Conference: Hydro Power Africa
Location: Johannesburg, South Africa
Presenter: Eamonn Barrett
Abstract: Presented by Eamonn Barrett at Hydro Power Africa
Recent years have seen a revival in interest in the hydropower potential of the African continent, as a consequence of a number of drivers that include the energy demands of Africa’s growing economies and increasing concerns over the climate change implications of thermal power generation.
This revived interest is a marked change from the preceding twenty years or more, when widespread concerns over the social and environmental impacts of major hydropower projects contributed to a decreased “attractiveness” for funding institutions.
The hydropower projects which are now being planned, designed and implemented throughout Africa must respond to a significant evolution of the standards that form the benchmark for international best practice in environmental and social issues. This paper reviews standards and requirements of those institutions which represent the benchmark for best practice, and which are likely to finance the majority of hydropower projects, focussing on social/resettlement requirements. These standards are being set by the major multilateral and private sector financing institutions: the World Bank; International Finance Corporation; and the commercial banks signed up to the Equator Principles; and the standards contribute to effective risk management by financing institutions, and provide a framework for the sustainability of hydropower projects through construction and operation.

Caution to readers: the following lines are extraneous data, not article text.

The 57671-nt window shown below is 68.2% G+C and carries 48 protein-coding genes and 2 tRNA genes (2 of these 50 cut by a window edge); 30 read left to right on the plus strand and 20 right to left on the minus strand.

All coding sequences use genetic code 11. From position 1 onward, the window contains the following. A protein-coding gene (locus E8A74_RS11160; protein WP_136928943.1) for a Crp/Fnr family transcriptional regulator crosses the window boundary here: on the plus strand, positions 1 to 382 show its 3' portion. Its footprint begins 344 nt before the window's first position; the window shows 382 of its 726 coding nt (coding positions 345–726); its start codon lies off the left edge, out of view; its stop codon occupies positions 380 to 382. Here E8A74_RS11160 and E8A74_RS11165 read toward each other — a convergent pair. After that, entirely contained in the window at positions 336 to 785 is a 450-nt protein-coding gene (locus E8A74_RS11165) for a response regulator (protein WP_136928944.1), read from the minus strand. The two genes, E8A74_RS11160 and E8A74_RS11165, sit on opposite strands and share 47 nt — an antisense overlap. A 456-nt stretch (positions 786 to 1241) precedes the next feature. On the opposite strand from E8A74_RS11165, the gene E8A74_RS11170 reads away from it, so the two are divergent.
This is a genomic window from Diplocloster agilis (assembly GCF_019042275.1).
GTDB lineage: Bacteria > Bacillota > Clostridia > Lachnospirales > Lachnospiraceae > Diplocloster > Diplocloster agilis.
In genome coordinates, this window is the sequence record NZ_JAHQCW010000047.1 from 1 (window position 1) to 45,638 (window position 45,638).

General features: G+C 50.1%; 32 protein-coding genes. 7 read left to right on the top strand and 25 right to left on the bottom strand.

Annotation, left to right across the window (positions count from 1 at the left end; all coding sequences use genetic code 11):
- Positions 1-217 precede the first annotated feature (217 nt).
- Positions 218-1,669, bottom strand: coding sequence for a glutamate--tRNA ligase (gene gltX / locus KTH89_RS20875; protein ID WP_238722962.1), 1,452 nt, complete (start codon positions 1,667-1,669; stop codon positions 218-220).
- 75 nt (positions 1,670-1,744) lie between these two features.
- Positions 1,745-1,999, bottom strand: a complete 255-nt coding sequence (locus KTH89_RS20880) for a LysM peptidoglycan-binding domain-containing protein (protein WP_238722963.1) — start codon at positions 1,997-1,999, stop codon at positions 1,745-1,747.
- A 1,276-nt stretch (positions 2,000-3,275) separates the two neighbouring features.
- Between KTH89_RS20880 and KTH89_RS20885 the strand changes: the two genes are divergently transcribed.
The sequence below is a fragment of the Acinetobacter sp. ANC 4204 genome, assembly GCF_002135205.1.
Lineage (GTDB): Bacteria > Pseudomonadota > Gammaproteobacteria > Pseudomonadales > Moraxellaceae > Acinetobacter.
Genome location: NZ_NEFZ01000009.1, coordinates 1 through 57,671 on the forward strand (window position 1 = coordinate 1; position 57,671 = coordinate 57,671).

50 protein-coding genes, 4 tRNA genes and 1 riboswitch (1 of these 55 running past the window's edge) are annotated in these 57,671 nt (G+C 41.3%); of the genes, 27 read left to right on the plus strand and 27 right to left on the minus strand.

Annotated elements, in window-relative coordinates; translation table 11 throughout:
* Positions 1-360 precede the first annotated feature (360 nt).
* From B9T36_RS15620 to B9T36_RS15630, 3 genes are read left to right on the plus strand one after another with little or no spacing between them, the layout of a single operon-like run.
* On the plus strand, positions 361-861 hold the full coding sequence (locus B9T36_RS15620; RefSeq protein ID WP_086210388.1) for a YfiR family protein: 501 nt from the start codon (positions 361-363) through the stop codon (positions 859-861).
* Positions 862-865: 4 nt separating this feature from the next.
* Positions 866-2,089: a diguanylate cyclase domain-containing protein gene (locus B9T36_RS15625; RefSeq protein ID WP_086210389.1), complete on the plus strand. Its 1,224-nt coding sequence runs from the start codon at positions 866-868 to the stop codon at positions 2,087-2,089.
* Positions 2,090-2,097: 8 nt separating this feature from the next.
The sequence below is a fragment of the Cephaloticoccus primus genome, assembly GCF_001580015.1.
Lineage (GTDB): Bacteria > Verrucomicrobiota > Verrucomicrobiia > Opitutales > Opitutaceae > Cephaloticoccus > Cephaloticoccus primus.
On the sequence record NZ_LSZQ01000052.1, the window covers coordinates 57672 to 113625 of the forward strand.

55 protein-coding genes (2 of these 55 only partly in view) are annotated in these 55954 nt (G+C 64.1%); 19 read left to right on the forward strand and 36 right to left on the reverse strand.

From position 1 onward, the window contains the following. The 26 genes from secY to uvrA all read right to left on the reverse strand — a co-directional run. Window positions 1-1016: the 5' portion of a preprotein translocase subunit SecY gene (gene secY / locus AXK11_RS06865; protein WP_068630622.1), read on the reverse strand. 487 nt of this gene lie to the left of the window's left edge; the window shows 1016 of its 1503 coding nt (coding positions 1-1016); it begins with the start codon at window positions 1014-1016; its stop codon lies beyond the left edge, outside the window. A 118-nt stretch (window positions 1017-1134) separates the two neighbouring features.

The review will draw upon ERM social/resettlement experience throughour Africa, and use as a case study a recent Environmental and Social Impact Assessment (ESIA) and Resettlement Planning exercise for a major hydropower scheme in West Africa prepared by an Environmental Resources Management (ERM) team led by the author.